688. In England, he is by custom, and, in some cases, by Act of Parliament, entitled to tow and drag bis boat or vessel along ancient paths, on one or other or both sides on the banks of most of the navigable rivers. Ball v. Herbert.
689. This right has sometimes been invaded by exactions, in some cases charged with a reasonable toll. See the Acts already cited as to the Severn, the 14 Geo. III. c. 91 and 24 Geo. 111. c. 8, as to the Thames, and the 23 Geo. III. oc. 41 and 48, as to the Trent; also Zangers v. Whiskard, as to the Lea, and Ball v. Herbert.
690. It will appear in subsequent pages that in case of shipwreck considerable privileges are accorded to the distressed mariner on the banks of the sea.
691. According to the Roman law, which originated in countries with an almost tideless sea, and where there was not that area which properly constitutes a sea-shore, the mariner was entitled to fasten his vessel to the trees on the banks of the sea or the stream, and to unload the cargo on those banks. A similar right appears to have been recog. nized in this country in the time of Bracton; but it was probably little needed and little used, and seems no longer to exist, except possibly in a few places where a usage of that character bas prevailed.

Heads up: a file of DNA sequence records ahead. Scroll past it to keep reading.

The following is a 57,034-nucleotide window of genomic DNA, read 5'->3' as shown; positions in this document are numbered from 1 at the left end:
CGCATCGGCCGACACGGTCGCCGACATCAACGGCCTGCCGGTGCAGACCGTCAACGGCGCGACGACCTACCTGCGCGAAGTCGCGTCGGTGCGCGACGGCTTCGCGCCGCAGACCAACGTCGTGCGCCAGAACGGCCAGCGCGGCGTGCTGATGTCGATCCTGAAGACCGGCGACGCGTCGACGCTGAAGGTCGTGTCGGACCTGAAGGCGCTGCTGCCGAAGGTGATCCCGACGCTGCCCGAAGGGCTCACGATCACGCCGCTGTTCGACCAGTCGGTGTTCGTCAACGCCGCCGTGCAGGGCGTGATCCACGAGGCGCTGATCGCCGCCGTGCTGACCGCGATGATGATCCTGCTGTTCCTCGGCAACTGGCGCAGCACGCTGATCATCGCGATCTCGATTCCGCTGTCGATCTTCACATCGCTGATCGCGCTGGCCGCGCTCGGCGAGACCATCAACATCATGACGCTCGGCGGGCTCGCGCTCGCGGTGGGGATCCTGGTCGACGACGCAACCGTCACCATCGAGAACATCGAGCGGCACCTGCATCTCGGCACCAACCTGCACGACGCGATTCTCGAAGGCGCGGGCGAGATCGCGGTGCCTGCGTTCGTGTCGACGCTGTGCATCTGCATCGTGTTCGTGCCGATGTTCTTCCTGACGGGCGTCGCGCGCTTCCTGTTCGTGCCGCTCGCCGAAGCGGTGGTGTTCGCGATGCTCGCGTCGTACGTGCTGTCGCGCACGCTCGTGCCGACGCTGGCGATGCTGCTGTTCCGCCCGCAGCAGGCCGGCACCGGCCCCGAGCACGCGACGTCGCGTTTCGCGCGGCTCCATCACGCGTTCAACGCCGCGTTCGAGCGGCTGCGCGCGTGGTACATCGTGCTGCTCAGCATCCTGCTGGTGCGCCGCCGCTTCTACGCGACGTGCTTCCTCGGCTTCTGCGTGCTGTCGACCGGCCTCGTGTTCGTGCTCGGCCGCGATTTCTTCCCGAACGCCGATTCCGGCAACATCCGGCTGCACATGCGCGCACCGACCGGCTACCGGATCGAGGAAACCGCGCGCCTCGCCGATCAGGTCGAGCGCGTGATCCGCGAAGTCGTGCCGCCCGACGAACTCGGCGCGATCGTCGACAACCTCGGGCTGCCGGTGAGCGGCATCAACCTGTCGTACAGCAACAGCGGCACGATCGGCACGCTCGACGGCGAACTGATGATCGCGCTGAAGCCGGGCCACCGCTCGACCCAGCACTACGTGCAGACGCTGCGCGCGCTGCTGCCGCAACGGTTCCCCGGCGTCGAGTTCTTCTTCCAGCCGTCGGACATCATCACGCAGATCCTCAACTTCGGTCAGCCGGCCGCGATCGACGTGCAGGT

692. In case of necessity, for shelter or refuge, to avoid
or escape from pirates, shipwreck, or the storm, to obtain water or assistance, the mariner, whether subject or foreigner, has the right to run into any inlet or cove, and to land and otherwise avail himself of the shore; and, subject to the obligation to avoid all evitable injury,ạnd of making a reasonable compensation, to land and make other necessary use even of the private bank. (Hale, 51, 53.) It is a natural incident of the neighbourhood of such property to the sea. This doctrine has been disputed in a modern case, on the notion that when there is no fixed compensation there can be no right dependent on making compensation. But such objection is inadmissible even by the mere lawyer, far less by the jurist. There are cases of right dependent on compensation, with a right of action dependent on the sufficiency of the tender of amends. When the compensation is for that which cannot be the subject of prospective ascertainment, reason and the law must leave it to be determined by competent persons, and leave him who fails to do justice, or attempts an extortion, to bear the expense.
CONDUCT AND RESPONSIBILITY.